Tag Archives: Airport

An Imperfect Street: The Delhi Airport Race

When I step off the plane which I have been on for the past sixteen hours, I am immediately hit with the biting cold that is Delhi winter. The smell of pollution and smog drifts into my nose. For most people, freezing and polluted air is the opposite of a comforting experience, but the air is refreshing and the smell is what I associate with my favorite place in the world. I drag my carry-on off the sky bridge, and my shoes are met with the familiarity of the faded orange carpet decorated with geometric patterns. After sleeping for the majority of the flight, my sister and I are energetically skipping with excitement to see our loved ones, oblivious to the fact that it is three in the morning, local time. We speed walk through the quiet airport, chatting about what we are looking forward to; I think about the way my grandma’s chicken curry tastes or the afternoons I spend chatting hours away with my other grandma. 

As I exit the sky bridge, I am reminded of what it feels like to be home. The feeling of warmth and comfort that consumes me is something that I only feel when I am in Delhi. Exiting the plane in San Francisco gives me a sense of relief of being literally home after a long vacation, but often feelings of sadness emerge knowing that my vacation is over. Walking into Indira Gandhi International Airport only brings excitement, comfort, and genuine happiness to my soul. 

Though the airport is quiet, as we approach immigration you can feel the bustling excitement of children anxious to see their cousins and grandparents, and college students itching to eat home-cooked meals again. I stand at the top of the escalator at immigration, staring at the four hands above the cubicles; the giant rose gold hands are representative of different poses that are done during the traditional Bharatanatyam dance. These hands feel like a warm hug. Those hands mean that I am just one door away from hugging some of my favorite people in the world. We make it through immigration, continuing to speed walk through the maze that is Duty-Free, a new series of strong scents from perfume and alcohol hitting us. Once we reach baggage claim, we anxiously await our numerous large suitcases which are filled with our clothes for our month-long trip as well as gifts for our family. With smiles on our faces, winter jackets on, and a full trolley of suitcases in hand, we head outside to the meeting area.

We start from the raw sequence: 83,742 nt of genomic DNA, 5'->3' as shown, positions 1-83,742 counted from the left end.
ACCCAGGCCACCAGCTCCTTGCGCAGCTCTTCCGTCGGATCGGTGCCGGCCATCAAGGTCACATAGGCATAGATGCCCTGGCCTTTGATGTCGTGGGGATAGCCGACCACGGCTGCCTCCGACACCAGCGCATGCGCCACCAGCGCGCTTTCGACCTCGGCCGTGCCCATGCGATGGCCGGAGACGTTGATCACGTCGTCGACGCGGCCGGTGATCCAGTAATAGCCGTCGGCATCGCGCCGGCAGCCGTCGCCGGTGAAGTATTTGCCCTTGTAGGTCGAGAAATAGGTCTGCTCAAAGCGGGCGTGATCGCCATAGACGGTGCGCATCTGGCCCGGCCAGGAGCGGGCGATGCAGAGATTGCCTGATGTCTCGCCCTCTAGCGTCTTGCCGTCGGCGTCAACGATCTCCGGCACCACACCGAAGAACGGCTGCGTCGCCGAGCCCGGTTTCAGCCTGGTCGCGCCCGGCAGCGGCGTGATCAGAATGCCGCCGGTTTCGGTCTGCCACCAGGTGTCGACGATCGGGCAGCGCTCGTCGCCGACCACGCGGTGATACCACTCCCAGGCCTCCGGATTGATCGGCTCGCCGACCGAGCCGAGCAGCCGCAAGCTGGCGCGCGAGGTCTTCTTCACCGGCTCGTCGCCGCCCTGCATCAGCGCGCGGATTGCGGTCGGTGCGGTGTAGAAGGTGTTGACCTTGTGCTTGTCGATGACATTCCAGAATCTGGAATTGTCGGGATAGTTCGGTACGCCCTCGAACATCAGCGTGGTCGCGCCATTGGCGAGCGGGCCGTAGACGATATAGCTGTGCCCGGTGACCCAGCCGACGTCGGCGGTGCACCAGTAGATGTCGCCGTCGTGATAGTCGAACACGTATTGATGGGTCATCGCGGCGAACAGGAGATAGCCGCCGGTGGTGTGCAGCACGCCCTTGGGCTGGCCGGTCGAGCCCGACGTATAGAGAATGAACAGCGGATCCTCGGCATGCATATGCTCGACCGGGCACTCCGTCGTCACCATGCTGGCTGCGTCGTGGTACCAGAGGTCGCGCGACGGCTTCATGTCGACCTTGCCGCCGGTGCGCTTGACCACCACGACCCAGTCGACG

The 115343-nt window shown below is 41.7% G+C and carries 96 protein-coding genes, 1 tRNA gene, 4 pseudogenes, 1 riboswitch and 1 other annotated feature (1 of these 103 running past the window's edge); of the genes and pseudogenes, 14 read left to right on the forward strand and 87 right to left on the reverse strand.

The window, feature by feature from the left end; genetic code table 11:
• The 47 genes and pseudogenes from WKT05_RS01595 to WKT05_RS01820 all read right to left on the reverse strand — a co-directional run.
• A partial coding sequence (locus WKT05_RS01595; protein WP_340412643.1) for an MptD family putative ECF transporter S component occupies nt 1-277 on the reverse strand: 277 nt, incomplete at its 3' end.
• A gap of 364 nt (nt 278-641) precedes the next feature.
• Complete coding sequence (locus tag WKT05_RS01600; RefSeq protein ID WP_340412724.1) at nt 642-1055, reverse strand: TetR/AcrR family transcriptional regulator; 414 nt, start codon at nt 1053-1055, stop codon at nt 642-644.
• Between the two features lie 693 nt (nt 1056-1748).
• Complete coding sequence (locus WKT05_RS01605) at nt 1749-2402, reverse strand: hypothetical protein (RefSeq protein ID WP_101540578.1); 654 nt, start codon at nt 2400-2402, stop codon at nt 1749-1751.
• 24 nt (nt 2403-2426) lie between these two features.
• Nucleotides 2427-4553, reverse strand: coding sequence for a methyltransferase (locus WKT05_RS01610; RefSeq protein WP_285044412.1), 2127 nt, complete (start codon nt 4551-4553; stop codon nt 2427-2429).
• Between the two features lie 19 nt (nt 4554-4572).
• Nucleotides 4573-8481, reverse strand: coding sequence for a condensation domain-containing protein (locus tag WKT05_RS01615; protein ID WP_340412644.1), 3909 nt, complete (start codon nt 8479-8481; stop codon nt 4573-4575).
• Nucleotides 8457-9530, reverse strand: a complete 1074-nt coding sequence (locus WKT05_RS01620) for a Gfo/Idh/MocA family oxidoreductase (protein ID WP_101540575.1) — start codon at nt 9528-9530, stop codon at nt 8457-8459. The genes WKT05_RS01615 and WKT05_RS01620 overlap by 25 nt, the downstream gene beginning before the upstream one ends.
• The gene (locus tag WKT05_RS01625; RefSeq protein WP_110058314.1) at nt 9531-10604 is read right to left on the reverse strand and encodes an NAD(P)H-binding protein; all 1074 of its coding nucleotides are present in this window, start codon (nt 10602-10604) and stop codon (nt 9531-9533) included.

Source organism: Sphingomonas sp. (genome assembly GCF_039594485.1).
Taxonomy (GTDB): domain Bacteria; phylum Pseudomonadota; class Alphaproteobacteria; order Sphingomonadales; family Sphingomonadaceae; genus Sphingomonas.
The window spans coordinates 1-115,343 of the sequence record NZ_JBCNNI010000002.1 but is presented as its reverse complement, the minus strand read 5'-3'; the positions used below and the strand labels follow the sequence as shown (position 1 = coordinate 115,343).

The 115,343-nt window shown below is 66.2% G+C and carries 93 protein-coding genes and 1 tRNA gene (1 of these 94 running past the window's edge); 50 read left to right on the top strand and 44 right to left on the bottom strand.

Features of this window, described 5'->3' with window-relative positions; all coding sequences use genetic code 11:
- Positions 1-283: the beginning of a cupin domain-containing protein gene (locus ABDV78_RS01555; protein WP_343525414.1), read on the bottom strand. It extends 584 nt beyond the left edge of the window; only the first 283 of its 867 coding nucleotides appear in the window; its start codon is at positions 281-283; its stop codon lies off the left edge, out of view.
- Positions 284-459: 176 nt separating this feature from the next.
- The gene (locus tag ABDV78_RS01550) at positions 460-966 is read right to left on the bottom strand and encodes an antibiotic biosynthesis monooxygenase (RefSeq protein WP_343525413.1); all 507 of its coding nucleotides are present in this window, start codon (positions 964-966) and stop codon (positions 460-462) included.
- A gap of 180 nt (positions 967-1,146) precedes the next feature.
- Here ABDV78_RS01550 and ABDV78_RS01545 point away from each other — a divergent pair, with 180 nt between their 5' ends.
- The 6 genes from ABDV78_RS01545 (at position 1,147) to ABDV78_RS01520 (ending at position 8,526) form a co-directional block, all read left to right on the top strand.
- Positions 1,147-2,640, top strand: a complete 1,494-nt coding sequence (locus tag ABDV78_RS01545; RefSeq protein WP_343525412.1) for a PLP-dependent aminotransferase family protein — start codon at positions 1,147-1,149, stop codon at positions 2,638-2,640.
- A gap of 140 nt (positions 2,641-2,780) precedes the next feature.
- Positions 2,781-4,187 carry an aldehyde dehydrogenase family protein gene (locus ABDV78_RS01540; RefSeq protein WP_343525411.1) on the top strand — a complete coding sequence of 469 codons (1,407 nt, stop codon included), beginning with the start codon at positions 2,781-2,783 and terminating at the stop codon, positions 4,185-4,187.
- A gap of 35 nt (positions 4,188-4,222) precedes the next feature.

Ayanna’s grandparents at the airport in Delhi.

My sister exits the doors first, and though I can’t see her face, I see those of my grandparents, uncle, and cousins, lighting up. My grandpa walks towards us, and my sister and I abandon our bags in the middle of the walkway so that he can wrap us both in a bear hug. My grandpa is always the first to hug us, but certainly not the last. We make our rounds, embracing whoever has braved the cold, early morning to welcome us, getting smiles from strangers who are also about to see their loved ones. 

After a quick tussle with my grandfather, who insists on dragging the heaviest suitcases, we make our way to the car. There is a broken sidewalk which we must overcome before we can get the luggage into the car. Every time a trolley full of bags goes over it, we hold our breath to see if a suitcase is going to fall and lie in the middle of the road until my dad can come to pick it up. Though it is the most stressful experience trying to get eight heavy suitcases across a busy street with a broken sidewalk, it makes us all laugh and despite the chaos, I would not trade that moment for the world. My sister and I pile into the car with our grandma and she pulls out our favorite biscuits which she knows we crave and miss. The whole way home to my paternal grandparents’ house, we crack jokes, catch up, and eat our snacks as the sun rises. Our annual trip to my favorite place in the world has commenced.